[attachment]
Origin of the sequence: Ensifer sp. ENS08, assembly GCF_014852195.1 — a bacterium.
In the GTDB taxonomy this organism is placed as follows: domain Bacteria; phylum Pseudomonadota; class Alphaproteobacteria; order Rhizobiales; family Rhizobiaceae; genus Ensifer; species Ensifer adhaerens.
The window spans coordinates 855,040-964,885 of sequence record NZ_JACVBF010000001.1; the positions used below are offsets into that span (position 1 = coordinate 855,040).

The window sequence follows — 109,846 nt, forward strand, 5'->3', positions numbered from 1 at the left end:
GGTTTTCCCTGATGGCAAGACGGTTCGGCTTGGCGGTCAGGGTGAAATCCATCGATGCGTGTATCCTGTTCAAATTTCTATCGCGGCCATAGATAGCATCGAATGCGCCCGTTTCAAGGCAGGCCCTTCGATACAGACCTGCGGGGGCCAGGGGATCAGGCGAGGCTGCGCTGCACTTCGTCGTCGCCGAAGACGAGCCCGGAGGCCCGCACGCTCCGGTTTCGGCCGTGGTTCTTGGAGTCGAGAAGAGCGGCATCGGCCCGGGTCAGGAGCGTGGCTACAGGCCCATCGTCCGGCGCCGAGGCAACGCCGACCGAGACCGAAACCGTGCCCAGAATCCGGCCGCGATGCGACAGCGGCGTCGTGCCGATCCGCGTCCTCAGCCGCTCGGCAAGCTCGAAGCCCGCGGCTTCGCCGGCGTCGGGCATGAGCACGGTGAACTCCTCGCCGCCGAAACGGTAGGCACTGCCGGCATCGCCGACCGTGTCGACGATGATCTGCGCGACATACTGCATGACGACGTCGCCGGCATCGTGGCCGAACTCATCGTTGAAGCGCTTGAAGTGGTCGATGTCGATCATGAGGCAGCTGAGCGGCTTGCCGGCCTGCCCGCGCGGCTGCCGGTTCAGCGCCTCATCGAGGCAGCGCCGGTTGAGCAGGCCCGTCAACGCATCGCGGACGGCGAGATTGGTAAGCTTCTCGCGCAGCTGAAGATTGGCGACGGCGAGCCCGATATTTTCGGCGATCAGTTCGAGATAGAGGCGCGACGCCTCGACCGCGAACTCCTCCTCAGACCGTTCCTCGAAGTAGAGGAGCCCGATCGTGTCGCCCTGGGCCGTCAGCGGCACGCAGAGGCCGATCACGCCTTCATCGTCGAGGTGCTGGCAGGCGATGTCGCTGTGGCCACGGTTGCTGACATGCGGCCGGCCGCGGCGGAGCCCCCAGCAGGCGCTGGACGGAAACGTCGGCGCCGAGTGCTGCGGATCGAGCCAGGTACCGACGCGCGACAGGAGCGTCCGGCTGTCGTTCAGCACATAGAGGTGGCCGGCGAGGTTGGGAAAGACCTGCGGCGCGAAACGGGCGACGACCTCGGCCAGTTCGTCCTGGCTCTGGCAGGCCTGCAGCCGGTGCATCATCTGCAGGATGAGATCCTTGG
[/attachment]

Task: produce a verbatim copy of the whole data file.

Origin of the sequence: Ensifer sp. ENS08, assembly GCF_014852195.1 — a bacterium.
In the GTDB taxonomy this organism is placed as follows: domain Bacteria; phylum Pseudomonadota; class Alphaproteobacteria; order Rhizobiales; family Rhizobiaceae; genus Ensifer; species Ensifer adhaerens.
The window spans coordinates 855,040-964,885 of sequence record NZ_JACVBF010000001.1; the positions used below are offsets into that span (position 1 = coordinate 855,040).

The window sequence follows — 109,846 nt, forward strand, 5'->3', positions numbered from 1 at the left end:
GGTTTTCCCTGATGGCAAGACGGTTCGGCTTGGCGGTCAGGGTGAAATCCATCGATGCGTGTATCCTGTTCAAATTTCTATCGCGGCCATAGATAGCATCGAATGCGCCCGTTTCAAGGCAGGCCCTTCGATACAGACCTGCGGGGGCCAGGGGATCAGGCGAGGCTGCGCTGCACTTCGTCGTCGCCGAAGACGAGCCCGGAGGCCCGCACGCTCCGGTTTCGGCCGTGGTTCTTGGAGTCGAGAAGAGCGGCATCGGCCCGGGTCAGGAGCGTGGCTACAGGCCCATCGTCCGGCGCCGAGGCAACGCCGACCGAGACCGAAACCGTGCCCAGAATCCGGCCGCGATGCGACAGCGGCGTCGTGCCGATCCGCGTCCTCAGCCGCTCGGCAAGCTCGAAGCCCGCGGCTTCGCCGGCGTCGGGCATGAGCACGGTGAACTCCTCGCCGCCGAAACGGTAGGCACTGCCGGCATCGCCGACCGTGTCGACGATGATCTGCGCGACATACTGCATGACGACGTCGCCGGCATCGTGGCCGAACTCATCGTTGAAGCGCTTGAAGTGGTCGATGTCGATCATGAGGCAGCTGAGCGGCTTGCCGGCCTGCCCGCGCGGCTGCCGGTTCAGCGCCTCATCGAGGCAGCGCCGGTTGAGCAGGCCCGTCAACGCATCGCGGACGGCGAGATTGGTAAGCTTCTCGCGCAGCTGAAGATTGGCGACGGCGAGCCCGATATTTTCGGCGATCAGTTCGAGATAGAGGCGCGACGCCTCGACCGCGAACTCCTCCTCAGACCGTTCCTCGAAGTAGAGGAGCCCGATCGTGTCGCCCTGGGCCGTCAGCGGCACGCAGAGGCCGATCACGCCTTCATCGTCGAGGTGCTGGCAGGCGATGTCGCTGTGGCCACGGTTGCTGACATGCGGCCGGCCGCGGCGGAGCCCCCAGCAGGCGCTGGACGGAAACGTCGGCGCCGAGTGCTGCGGATCGAGCCAGGTACCGACGCGCGACAGGAGCGTCCGGCTGTCGTTCAGCACATAGAGGTGGCCGGCGAGGTTGGGAAAGACCTGCGGCGCGAAACGGGCGACGACCTCGGCCAGTTCGTCCTGGCTCTGGCAGGCCTGCAGCCGGTGCATCATCTGCAGGATGAGATCCTTGG